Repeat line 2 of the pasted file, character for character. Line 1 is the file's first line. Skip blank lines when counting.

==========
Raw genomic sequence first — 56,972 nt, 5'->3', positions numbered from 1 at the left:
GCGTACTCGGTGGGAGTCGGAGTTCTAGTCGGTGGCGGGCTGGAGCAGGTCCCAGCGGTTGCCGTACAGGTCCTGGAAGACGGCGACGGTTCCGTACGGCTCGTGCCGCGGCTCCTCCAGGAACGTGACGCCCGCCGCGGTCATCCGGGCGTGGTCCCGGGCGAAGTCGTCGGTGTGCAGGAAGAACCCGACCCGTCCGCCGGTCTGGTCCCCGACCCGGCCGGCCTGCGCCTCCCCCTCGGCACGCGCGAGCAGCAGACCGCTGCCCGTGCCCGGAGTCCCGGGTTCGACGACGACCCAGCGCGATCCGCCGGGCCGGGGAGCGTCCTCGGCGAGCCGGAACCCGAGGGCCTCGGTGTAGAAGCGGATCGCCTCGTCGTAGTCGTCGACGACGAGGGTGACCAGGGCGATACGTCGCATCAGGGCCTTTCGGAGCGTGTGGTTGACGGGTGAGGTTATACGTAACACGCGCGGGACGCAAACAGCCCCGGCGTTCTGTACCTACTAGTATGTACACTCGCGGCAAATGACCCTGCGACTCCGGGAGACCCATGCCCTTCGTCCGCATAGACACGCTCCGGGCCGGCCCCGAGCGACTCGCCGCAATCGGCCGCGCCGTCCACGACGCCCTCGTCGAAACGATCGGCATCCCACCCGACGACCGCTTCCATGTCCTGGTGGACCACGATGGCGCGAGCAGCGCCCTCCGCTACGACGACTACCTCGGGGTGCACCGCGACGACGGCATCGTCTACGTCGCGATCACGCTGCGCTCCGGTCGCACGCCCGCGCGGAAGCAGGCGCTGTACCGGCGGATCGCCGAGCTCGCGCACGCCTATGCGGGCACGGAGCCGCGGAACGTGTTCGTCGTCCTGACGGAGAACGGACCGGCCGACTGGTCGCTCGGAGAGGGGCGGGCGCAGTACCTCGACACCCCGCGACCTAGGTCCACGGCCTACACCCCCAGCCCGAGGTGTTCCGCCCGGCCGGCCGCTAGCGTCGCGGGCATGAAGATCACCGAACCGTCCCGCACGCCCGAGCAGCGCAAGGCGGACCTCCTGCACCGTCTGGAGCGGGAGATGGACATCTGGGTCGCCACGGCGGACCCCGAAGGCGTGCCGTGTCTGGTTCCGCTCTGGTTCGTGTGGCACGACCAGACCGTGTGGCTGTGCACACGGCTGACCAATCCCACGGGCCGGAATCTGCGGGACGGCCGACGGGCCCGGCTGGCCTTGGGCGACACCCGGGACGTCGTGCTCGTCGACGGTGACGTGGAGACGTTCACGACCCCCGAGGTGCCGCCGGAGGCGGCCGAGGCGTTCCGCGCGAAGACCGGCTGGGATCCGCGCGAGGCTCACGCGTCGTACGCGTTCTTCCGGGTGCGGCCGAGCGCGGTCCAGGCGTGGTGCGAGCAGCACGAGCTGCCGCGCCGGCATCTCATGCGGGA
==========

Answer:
GCGTACTCGGTGGGAGTCGGAGTTCTAGTCGGTGGCGGGCTGGAGCAGGTCCCAGCGGTTGCCGTACAGGTCCTGGAAGACGGCGACGGTTCCGTACGGCTCGTGCCGCGGCTCCTCCAGGAACGTGACGCCCGCCGCGGTCATCCGGGCGTGGTCCCGGGCGAAGTCGTCGGTGTGCAGGAAGAACCCGACCCGTCCGCCGGTCTGGTCCCCGACCCGGCCGGCCTGCGCCTCCCCCTCGGCACGCGCGAGCAGCAGACCGCTGCCCGTGCCCGGAGTCCCGGGTTCGACGACGACCCAGCGCGATCCGCCGGGCCGGGGAGCGTCCTCGGCGAGCCGGAACCCGAGGGCCTCGGTGTAGAAGCGGATCGCCTCGTCGTAGTCGTCGACGACGAGGGTGACCAGGGCGATACGTCGCATCAGGGCCTTTCGGAGCGTGTGGTTGACGGGTGAGGTTATACGTAACACGCGCGGGACGCAAACAGCCCCGGCGTTCTGTACCTACTAGTATGTACACTCGCGGCAAATGACCCTGCGACTCCGGGAGACCCATGCCCTTCGTCCGCATAGACACGCTCCGGGCCGGCCCCGAGCGACTCGCCGCAATCGGCCGCGCCGTCCACGACGCCCTCGTCGAAACGATCGGCATCCCACCCGACGACCGCTTCCATGTCCTGGTGGACCACGATGGCGCGAGCAGCGCCCTCCGCTACGACGACTACCTCGGGGTGCACCGCGACGACGGCATCGTCTACGTCGCGATCACGCTGCGCTCCGGTCGCACGCCCGCGCGGAAGCAGGCGCTGTACCGGCGGATCGCCGAGCTCGCGCACGCCTATGCGGGCACGGAGCCGCGGAACGTGTTCGTCGTCCTGACGGAGAACGGACCGGCCGACTGGTCGCTCGGAGAGGGGCGGGCGCAGTACCTCGACACCCCGCGACCTAGGTCCACGGCCTACACCCCCAGCCCGAGGTGTTCCGCCCGGCCGGCCGCTAGCGTCGCGGGCATGAAGATCACCGAACCGTCCCGCACGCCCGAGCAGCGCAAGGCGGACCTCCTGCACCGTCTGGAGCGGGAGATGGACATCTGGGTCGCCACGGCGGACCCCGAAGGCGTGCCGTGTCTGGTTCCGCTCTGGTTCGTGTGGCACGACCAGACCGTGTGGCTGTGCACACGGCTGACCAATCCCACGGGCCGGAATCTGCGGGACGGCCGACGGGCCCGGCTGGCCTTGGGCGACACCCGGGACGTCGTGCTCGTCGACGGTGACGTGGAGACGTTCACGACCCCCGAGGTGCCGCCGGAGGCGGCCGAGGCGTTCCGCGCGAAGACCGGCTGGGATCCGCGCGAGGCTCACGCGTCGTACGCGTTCTTCCGGGTGCGGCCGAGCGCGGTCCAGGCGTGGTGCGAGCAGCACGAGCTGCCGCGCCGGCATCTCATGCGGGA